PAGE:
RAY SUAREZ: We get that long view from presidential historians Michael Beschloss and Richard Norton Smith, the director of the Lincoln Presidential Library and Museum.
Well, gentlemen, many times before in American history, there have been great events and public passions and concerns that find their expression in congressional hearings. And suddenly the spotlight turns and big stuff happens. Any come to mind as a parallel to today, Michael?
MICHAEL BESCHLOSS: Well, I think maybe the key point here, Ray, is that you've got a president's person, Donald Rumsfeld, who is essentially being asked how high up did the responsibility for this go. And he essentially fell on his sword, which is usually what these people do.
For instance, in 1960, a U-2 spy plane was sent by the U.S. into the Soviet Union and crashed, caused a big international incident. Christian Herter at the time, the secretary of state was asked in sworn testimony. Who sent the plane; was it the president? Herter said no. He could have been sent to jail for perjury so great was his eagerness to protect the president from involvement. No hint of that here, but there was very much that sense that Donald Rumsfeld wants to make sure that blame goes no higher and the president's protected.
RAY SUAREZ: Richard.
RICHARD NORTON SMITH: You know, it's interesting. I actually thought a little further back, back in 1951 when Harry Truman relieved Douglas MacArthur of command in Korea.
MacArthur came home to a hero's welcome, and the parades in the street and talks of impeachment and then there were hearings conducted on Capitol Hill and they were thoughtful hearings, serious hearings conducted by serious and thoughtful people and they were about something important and that was the relationship of basically civilian control of the military, and in that sense today, in miniature, was an opportunity to strip away some of the cover to look at the military culture.
What happened, of course, in MacArthur's case, he testified for three days, laid out his rationale for his conduct. He was followed by the Joint Chiefs of Staff, led by the formidable General George Marshal. And before those hearings were over, could you already sense the air was going out of MacArthur's balloon. The talk about impeaching the president was over and 50 years later there's really not much debate over who was right and who was wrong.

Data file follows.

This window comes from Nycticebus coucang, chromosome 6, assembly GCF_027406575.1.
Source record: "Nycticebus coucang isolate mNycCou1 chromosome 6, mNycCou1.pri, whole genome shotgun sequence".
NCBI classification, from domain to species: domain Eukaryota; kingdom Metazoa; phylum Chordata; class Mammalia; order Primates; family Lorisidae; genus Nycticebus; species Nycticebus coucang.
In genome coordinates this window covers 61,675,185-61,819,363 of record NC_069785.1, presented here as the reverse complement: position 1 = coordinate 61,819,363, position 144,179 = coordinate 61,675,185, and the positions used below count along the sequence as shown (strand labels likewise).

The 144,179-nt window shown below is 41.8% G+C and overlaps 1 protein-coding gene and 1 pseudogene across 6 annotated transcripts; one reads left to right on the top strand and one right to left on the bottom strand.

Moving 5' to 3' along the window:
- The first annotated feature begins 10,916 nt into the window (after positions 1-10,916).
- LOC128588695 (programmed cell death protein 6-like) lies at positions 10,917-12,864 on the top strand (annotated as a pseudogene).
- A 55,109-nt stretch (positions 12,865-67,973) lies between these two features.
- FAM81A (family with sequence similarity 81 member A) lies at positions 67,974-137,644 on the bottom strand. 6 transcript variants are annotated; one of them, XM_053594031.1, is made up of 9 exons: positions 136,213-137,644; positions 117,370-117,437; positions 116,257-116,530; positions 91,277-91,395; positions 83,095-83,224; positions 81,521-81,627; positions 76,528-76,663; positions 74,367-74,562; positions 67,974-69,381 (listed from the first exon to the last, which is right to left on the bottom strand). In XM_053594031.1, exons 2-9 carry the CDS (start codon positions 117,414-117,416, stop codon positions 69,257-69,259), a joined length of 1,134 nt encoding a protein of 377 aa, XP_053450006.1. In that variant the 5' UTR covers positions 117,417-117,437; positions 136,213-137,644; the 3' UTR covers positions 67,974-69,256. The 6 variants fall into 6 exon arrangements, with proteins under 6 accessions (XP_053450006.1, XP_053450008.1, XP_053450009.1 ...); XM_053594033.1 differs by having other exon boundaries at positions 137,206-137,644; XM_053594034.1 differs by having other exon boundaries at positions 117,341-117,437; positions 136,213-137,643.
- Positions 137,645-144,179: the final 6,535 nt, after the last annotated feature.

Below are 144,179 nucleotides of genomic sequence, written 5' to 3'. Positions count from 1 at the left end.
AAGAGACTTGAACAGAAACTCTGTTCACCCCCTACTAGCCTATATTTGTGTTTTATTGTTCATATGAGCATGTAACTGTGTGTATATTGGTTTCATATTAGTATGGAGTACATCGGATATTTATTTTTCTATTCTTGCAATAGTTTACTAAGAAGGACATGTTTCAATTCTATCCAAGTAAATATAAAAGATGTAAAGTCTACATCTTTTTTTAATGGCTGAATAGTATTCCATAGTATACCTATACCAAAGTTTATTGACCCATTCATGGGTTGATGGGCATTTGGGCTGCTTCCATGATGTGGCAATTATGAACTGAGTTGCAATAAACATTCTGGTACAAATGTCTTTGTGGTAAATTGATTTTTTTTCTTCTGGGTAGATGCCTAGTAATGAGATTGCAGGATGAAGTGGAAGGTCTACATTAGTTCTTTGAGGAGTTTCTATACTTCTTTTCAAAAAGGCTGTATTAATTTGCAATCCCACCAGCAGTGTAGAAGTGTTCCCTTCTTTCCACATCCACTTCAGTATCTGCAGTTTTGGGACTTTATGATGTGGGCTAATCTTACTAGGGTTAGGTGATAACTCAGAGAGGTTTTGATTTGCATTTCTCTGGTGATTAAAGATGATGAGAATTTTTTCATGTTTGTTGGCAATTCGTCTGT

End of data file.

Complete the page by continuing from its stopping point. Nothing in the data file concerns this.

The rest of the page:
RAY SUAREZ: You name a case, Richard, where the hearings, in effect, doused flames on what could be a runaway political problem for a sitting president. Are there times when a case can do the opposite and feed the fire and not end the speculation and keep an issue going?
MICHAEL BESCHLOSS: Sure can.
RAY SUAREZ: Richard, finish up and we'll go to Michael.
RICHARD NORTON SMITH: Certainly Watergate, which led in turn to the impeachment of President Nixon. And I also thought it is interesting. Listening to Senator Gramm today if you closed your eyes and I thought maybe he was channeling Sam Irvin, the same kind of folksy ferocity in his questions -- questions that were not legalistic, questions that I thought in many cases you or I or anyone on the street might want to ask of Secretary Rumsfeld and others, I thought there was some very thoughtful exchanges, which also were called the Watergate hearings at their best.
RAY SUAREZ: And Senator Graham's line of questioning got out on the floor what will likely lead a lot of newspaper stories and broadcast stories today and tomorrow that more pictures and possibly videos yet to come. Michael you wanted to say?
MICHAEL BESCHLOSS: Could very well and Richard is right. The reason why Watergate flared is that unlike the other cases where you usually have the president's man or woman come in and say it was my fault; the president was not involved. You had John Dean, Richard Nixon's White House counsel saying for the first time Richard Nixon was at the center of the cover-up of the Watergate affair.